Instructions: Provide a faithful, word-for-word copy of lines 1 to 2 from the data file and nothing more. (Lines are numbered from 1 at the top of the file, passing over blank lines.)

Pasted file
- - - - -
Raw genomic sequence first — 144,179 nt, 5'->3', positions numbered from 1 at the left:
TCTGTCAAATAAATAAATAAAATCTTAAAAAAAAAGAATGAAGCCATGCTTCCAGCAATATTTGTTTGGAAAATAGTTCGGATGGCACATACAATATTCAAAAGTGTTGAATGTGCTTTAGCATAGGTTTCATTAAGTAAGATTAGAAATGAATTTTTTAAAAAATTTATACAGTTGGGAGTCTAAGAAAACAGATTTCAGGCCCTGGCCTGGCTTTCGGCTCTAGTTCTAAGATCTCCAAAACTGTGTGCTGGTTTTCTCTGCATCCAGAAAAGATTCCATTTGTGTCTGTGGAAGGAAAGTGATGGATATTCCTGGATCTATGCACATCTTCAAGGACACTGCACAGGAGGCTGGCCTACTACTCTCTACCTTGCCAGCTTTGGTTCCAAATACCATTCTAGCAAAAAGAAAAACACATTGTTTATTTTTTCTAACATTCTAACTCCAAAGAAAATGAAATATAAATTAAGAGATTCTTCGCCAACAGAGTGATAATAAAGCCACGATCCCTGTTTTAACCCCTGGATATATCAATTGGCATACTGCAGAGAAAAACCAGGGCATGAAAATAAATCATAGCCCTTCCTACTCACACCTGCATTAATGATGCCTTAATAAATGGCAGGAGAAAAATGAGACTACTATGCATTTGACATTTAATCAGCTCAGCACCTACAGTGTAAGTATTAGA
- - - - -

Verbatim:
Raw genomic sequence first — 144,179 nt, 5'->3', positions numbered from 1 at the left:
TCTGTCAAATAAATAAATAAAATCTTAAAAAAAAAGAATGAAGCCATGCTTCCAGCAATATTTGTTTGGAAAATAGTTCGGATGGCACATACAATATTCAAAAGTGTTGAATGTGCTTTAGCATAGGTTTCATTAAGTAAGATTAGAAATGAATTTTTTAAAAAATTTATACAGTTGGGAGTCTAAGAAAACAGATTTCAGGCCCTGGCCTGGCTTTCGGCTCTAGTTCTAAGATCTCCAAAACTGTGTGCTGGTTTTCTCTGCATCCAGAAAAGATTCCATTTGTGTCTGTGGAAGGAAAGTGATGGATATTCCTGGATCTATGCACATCTTCAAGGACACTGCACAGGAGGCTGGCCTACTACTCTCTACCTTGCCAGCTTTGGTTCCAAATACCATTCTAGCAAAAAGAAAAACACATTGTTTATTTTTTCTAACATTCTAACTCCAAAGAAAATGAAATATAAATTAAGAGATTCTTCGCCAACAGAGTGATAATAAAGCCACGATCCCTGTTTTAACCCCTGGATATATCAATTGGCATACTGCAGAGAAAAACCAGGGCATGAAAATAAATCATAGCCCTTCCTACTCACACCTGCATTAATGATGCCTTAATAAATGGCAGGAGAAAAATGAGACTACTATGCATTTGACATTTAATCAGCTCAGCACCTACAGTGTAAGTATTAGA